Justin Morneau was cleared to resume workouts earlier this week, but the encouraging news doesn’t end there.
At the team’s winter coat drive at Target Field earlier today, Morneau told Joe Christensen of the Minneapolis Star-Tribune that he expects to be ready for spring training.
“There’s not a doubt in my mind. I’ll be ready for spring.”
Morneau suffered a concussion on July 7 after taking a knee to the head on a slide into second base and missed the final three months of the regular season and the playoffs as a result. He was batting .345/.437/.618 with 18 homers, 56 RBI and a 1.055 OPS at the time of the injury.
It’s easy to wonder what could have been, but the team’s offense was still pretty darn good without him during the second half of the season. They were second in the American League in runs, hits, doubles, batting average and on-base percentage, third in OPS and fourth in slugging percentage. Still, getting Morneau back at (hopefully) full strength is akin to a big money free agent signing.
Yesterday Mike Trout left the Marlins-Angels game after hurting his thumb while sliding head first into second base. After the game the Angels talked about it as if it were just a sprain. Trout had an MRI today, however, and the diagnosis is far worse: he has a torn thumb ligament.
While a treatment option has not yet been chosen, surgery is a possibility. A certainty is that he’ll miss, at the very least, several weeks of play. He has been placed on the disabled list for the first time in his career.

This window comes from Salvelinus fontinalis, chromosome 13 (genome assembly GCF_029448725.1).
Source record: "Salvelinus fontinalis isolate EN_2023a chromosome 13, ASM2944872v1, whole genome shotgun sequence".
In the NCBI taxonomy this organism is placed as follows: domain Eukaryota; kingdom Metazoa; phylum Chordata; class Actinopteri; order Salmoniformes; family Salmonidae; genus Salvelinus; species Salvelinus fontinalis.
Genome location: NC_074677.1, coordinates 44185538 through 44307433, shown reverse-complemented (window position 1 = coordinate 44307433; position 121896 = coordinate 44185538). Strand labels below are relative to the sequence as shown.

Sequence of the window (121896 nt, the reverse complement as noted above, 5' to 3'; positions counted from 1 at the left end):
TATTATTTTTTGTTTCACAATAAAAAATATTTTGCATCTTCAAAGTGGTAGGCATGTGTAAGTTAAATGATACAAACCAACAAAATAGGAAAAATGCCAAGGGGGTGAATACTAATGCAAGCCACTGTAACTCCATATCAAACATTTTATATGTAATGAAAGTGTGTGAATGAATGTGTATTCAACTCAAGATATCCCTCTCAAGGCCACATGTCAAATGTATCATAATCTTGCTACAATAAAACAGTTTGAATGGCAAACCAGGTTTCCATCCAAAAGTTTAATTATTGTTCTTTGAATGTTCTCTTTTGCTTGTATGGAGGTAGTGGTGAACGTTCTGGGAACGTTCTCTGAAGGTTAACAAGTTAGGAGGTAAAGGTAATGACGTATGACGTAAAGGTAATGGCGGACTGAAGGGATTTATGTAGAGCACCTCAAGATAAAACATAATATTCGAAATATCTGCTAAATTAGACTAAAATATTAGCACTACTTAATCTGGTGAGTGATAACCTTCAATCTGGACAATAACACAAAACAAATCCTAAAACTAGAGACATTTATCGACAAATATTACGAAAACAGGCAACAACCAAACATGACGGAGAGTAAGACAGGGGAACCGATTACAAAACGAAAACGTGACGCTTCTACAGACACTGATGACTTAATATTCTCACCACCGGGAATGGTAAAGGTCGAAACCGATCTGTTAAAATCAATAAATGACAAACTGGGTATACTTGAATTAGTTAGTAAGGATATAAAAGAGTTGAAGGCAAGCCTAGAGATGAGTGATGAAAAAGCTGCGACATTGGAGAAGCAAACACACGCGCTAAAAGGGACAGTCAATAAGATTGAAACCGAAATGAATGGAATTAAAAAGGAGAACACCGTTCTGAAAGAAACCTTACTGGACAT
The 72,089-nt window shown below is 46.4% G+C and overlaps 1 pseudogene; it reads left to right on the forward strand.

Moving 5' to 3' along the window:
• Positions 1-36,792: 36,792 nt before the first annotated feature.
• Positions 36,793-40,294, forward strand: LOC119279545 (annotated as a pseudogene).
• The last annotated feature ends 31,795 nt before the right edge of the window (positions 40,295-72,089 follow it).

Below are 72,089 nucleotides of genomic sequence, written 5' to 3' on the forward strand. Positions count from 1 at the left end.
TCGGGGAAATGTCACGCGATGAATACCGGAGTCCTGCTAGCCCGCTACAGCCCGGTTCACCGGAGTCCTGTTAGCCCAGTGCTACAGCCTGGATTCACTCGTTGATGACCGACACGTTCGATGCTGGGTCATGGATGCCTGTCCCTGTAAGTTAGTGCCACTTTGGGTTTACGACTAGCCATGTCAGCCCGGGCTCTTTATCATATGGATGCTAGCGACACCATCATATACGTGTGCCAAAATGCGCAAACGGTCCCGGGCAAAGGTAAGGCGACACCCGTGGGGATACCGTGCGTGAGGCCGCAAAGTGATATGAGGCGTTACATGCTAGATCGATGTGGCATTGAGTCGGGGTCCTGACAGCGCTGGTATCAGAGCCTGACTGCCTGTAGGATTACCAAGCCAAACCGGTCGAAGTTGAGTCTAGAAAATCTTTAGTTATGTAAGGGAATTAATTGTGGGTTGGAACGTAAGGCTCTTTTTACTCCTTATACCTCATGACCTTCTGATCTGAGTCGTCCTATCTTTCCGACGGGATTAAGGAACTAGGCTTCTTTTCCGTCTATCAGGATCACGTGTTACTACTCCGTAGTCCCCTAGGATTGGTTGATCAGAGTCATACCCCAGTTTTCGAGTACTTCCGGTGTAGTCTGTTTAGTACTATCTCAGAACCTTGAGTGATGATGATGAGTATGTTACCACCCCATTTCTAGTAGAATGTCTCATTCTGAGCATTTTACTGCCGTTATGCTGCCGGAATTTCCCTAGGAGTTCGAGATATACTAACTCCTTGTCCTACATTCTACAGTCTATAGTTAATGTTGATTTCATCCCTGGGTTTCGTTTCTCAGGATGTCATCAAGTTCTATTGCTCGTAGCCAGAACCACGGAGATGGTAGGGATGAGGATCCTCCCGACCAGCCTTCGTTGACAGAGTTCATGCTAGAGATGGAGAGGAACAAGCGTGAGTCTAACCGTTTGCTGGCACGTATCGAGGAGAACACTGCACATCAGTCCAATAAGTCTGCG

Trout, the reigning AL MVP and, without question, the best player in baseball, is batting .337/.461/.742 with 16 home runs, 36 RBI, 36 runs scored, and 10 stolen bases in 206 plate appearances this season. Even with the one of the weaker supporting casts in baseball, Trout had the Angels near .500 and in at least arguable contention in the AL West.
Without him, they are likely sunk. Without him, baseball is worse off.
SAN FRANCISCO — Nationals slugger Bryce Harper and San Francisco reliever Hunter Strickland both landed punches to the head during a wild brawl that erupted Monday after a hit by pitch.
Harper was hit in the right hip by Strickland’s 98 mph fastball in the eighth inning with Washington ahead 2-0.
Harper pointed the bat toward Strickland, charged the mound and fired his batting helmet wide of the pitcher. They started to swing away and they each connected as the benches and bullpens emptied.
At least two Giants players forcefully dragged Strickland from the middle of the brawl all the way into the dugout. Harper and Strickland were both ejected.
In the 2014 NL Division Series, Harper hit two home runs off Strickland. After the star’s second shot, in Game 4, he stared at Strickland as he rounded the bases.